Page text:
Cloud storage isn’t new technology, but to some people it can be confusing to comprehend. Storing data “in the cloud” sounds like your data could be floating around on the web somewhere. While your data is accessible through the Internet, it is in reality residing in massive, redundant data centers. When data is stored in the cloud it means your data is accessible anywhere you have a connection to the internet.
Next you will want to know where exactly is your data and who has access to it. If you are using Dropbox, one of the most popular cloud storage services, it is stored on Amazon’s Simple Storage Service (S3) in multiple data centers located throughout the United States. Amazon’s S3 servers are secure and reliable. With multiple data centers and redundant operations, it’s more reliable than keeping backup copies in your home or work place. Dropbox and Amazon assert the data stored in S3 is completely secure, but you and I both know it is only as secure as an employee’s password who has access to it. There is always a possibility that anyone’s data could be compromised. Yes, it is still pretty secure. But if you are going to store sensitive data in any cloud storage, you should ensure you encrypt it first.
Now you will probably want to know how difficult it is to set up. It is actually really simple. Again let’s use Dropbox as an example. Head over to their website and click the big blue Download Dropbox button. Once it has completed the download process, click Open or Run. There will be some instructions on the screen to guide you. Make sure to pick the option which says “I do not already have a Dropbox account.” You will then have to put in your name, email and a password. Make sure to use a good password – no less than 8 characters, upper and lowercase letters or even at least 1 number or symbol. Don’t use a password you’ve already used before. Next choose the size of the data storage you will require. I would just pick the free 2 GB to begin. Choose typical setup and then you’re done. It’s installed! There’s a little tour to help get started using it. However the basics are that it has created a new folder location called Dropbox on your pc. Now you can save and copy files to the Dropbox folder to store them in the cloud. Additionally, there is some synchronization that you can set up – the tour will go through that for you.
One neat thing about having this cloud storage connected to your computer is after you have files stored in the cloud, you have access to them anywhere you go, as long as you have an Internet connection. Do you want to show pictures of your kids or your grandkids to a friend at a party? Pull out your iPhone or Android phone (with the Dropbox app installed) and pull up those adorable pictures stored in the cloud. What? It’s your lunch hour at the office and wanted to work on your grocery list? Save it to your Dropbox account, it’ll be on your PC when you get home. Plus, it will be on your phone when you’re at the store. How convenient is that?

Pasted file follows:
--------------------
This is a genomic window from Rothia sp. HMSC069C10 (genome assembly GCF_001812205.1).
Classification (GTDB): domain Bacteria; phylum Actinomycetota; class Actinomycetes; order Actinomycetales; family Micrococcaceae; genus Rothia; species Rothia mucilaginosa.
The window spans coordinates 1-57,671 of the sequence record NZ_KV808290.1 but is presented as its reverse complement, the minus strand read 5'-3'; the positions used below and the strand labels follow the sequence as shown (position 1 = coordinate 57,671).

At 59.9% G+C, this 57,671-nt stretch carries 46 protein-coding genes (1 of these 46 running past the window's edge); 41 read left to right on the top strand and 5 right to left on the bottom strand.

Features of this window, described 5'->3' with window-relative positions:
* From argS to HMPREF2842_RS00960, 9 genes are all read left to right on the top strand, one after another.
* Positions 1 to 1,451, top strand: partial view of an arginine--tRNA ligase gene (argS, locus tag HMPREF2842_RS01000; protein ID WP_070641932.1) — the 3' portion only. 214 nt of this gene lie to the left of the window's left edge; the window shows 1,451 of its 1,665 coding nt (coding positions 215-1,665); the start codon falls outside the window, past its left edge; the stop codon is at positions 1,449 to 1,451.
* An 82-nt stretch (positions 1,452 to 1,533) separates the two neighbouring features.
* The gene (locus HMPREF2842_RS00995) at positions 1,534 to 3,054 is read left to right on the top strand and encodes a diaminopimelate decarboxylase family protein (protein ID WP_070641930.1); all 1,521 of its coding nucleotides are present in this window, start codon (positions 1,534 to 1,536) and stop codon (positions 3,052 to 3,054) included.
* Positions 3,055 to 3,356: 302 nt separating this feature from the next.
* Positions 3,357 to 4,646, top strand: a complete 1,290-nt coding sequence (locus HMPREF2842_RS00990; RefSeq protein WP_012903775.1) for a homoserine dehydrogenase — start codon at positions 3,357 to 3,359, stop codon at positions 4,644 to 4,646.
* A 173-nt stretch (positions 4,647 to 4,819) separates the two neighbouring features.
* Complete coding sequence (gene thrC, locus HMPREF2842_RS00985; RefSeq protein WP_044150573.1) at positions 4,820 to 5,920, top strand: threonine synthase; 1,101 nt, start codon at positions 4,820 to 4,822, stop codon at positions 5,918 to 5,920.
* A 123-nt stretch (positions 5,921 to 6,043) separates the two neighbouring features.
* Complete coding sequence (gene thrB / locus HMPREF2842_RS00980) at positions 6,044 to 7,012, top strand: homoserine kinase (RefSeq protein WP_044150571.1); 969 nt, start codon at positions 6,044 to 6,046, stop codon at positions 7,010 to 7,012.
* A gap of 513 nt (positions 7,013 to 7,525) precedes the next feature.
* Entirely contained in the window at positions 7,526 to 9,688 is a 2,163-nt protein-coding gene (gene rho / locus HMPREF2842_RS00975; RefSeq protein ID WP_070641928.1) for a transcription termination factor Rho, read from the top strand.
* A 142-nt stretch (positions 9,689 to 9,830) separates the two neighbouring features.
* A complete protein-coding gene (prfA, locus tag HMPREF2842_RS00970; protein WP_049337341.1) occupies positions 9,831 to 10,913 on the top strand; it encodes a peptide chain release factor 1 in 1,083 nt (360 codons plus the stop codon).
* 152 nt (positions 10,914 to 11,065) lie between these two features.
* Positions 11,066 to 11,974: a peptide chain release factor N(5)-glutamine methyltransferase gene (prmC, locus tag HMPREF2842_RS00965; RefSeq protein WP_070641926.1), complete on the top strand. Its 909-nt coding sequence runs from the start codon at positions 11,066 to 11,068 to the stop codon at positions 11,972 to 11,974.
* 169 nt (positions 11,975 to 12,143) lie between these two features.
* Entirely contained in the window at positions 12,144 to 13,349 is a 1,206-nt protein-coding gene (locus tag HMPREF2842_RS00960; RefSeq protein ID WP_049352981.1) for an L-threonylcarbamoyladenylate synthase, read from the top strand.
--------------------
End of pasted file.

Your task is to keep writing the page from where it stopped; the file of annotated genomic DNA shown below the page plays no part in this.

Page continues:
Now that you’ve got the skinny on cloud storage and Dropbox, here’s just a little teaser to help you comparison shop with some other cloud storage providers – Google Drive, Microsoft’s SkyDrive, and SugarSync.
Google Drive offers 5 GB of free storage as opposed to the 2 GB you get with Dropbox. It’s also relatively inexpensive to add additional space for storage. Google includes a neat feature that allows you to scan an image and if there’s text on the image, it will find it and make it searchable within your storage. Are you religious about saving receipts? That could be a great use for this feature.
SugarSync also provides you with 5 GB of free storage. Just one benefit to their product is that it lets you choose multiple folders to sync to the cloud which most others do not. You could potentially sync “My Documents”, “My Pictures”, and “Desktop” to ensure they’re all kept safe.
Microsoft’s SkyDrive offers the most free storage with 7 GB. Additionally it is very cheap to upgrade. A great benefit of Microsoft’s product is the ability to edit and even create Office documents right from the internet in SkyDrive. It is also nicely integrated with Windows Phone (I know, what’s that?). My spouse has a Windows Phone and loves the integration with SkyDrive. The pictures she takes on her phone are immediately available on the pc. Nice!
Dropbox is probably the easiest to use, but when you go over your free 2 GB, it’s far more expensive to purchase additional storage when compared with Google Drive and SkyDrive. For those who have a lot of data that you would like to sync to the cloud, SkyDrive is going to be your most affordable choice. And if you wish to sync multiple folders without thinking about it, SugarSync’s got what you need.